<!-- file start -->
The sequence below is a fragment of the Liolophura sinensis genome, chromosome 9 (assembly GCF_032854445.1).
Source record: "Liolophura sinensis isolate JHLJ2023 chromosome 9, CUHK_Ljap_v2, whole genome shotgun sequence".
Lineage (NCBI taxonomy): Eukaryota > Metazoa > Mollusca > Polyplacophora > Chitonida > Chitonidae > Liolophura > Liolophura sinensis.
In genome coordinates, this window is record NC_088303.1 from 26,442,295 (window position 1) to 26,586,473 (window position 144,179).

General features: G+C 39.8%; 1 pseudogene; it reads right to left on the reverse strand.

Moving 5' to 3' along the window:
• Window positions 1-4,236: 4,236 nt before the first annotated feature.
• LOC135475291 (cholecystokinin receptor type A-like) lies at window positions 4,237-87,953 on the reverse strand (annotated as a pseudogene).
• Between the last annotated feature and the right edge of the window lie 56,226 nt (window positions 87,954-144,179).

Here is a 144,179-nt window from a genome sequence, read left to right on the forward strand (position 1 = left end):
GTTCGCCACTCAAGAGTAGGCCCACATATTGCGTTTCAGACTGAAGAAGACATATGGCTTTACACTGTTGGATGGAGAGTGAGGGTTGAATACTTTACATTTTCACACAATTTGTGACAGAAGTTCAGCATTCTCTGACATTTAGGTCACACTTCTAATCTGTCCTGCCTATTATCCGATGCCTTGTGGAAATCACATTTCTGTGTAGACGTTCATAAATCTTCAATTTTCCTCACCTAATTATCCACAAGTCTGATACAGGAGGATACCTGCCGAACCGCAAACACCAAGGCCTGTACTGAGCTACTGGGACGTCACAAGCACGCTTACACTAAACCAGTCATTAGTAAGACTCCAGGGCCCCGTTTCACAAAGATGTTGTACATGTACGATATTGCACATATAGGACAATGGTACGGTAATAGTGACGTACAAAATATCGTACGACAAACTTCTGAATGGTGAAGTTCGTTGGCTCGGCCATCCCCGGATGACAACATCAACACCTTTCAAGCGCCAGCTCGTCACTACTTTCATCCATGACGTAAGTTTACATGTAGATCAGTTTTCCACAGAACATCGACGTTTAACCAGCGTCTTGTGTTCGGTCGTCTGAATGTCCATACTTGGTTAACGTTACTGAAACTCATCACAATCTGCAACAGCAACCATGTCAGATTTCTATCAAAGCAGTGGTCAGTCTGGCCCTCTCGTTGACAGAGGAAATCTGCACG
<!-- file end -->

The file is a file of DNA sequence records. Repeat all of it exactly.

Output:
The sequence below is a fragment of the Liolophura sinensis genome, chromosome 9 (assembly GCF_032854445.1).
Source record: "Liolophura sinensis isolate JHLJ2023 chromosome 9, CUHK_Ljap_v2, whole genome shotgun sequence".
Lineage (NCBI taxonomy): Eukaryota > Metazoa > Mollusca > Polyplacophora > Chitonida > Chitonidae > Liolophura > Liolophura sinensis.
In genome coordinates, this window is record NC_088303.1 from 26,442,295 (window position 1) to 26,586,473 (window position 144,179).

General features: G+C 39.8%; 1 pseudogene; it reads right to left on the reverse strand.

Moving 5' to 3' along the window:
• Window positions 1-4,236: 4,236 nt before the first annotated feature.
• LOC135475291 (cholecystokinin receptor type A-like) lies at window positions 4,237-87,953 on the reverse strand (annotated as a pseudogene).
• Between the last annotated feature and the right edge of the window lie 56,226 nt (window positions 87,954-144,179).

Here is a 144,179-nt window from a genome sequence, read left to right on the forward strand (position 1 = left end):
GTTCGCCACTCAAGAGTAGGCCCACATATTGCGTTTCAGACTGAAGAAGACATATGGCTTTACACTGTTGGATGGAGAGTGAGGGTTGAATACTTTACATTTTCACACAATTTGTGACAGAAGTTCAGCATTCTCTGACATTTAGGTCACACTTCTAATCTGTCCTGCCTATTATCCGATGCCTTGTGGAAATCACATTTCTGTGTAGACGTTCATAAATCTTCAATTTTCCTCACCTAATTATCCACAAGTCTGATACAGGAGGATACCTGCCGAACCGCAAACACCAAGGCCTGTACTGAGCTACTGGGACGTCACAAGCACGCTTACACTAAACCAGTCATTAGTAAGACTCCAGGGCCCCGTTTCACAAAGATGTTGTACATGTACGATATTGCACATATAGGACAATGGTACGGTAATAGTGACGTACAAAATATCGTACGACAAACTTCTGAATGGTGAAGTTCGTTGGCTCGGCCATCCCCGGATGACAACATCAACACCTTTCAAGCGCCAGCTCGTCACTACTTTCATCCATGACGTAAGTTTACATGTAGATCAGTTTTCCACAGAACATCGACGTTTAACCAGCGTCTTGTGTTCGGTCGTCTGAATGTCCATACTTGGTTAACGTTACTGAAACTCATCACAATCTGCAACAGCAACCATGTCAGATTTCTATCAAAGCAGTGGTCAGTCTGGCCCTCTCGTTGACAGAGGAAATCTGCACG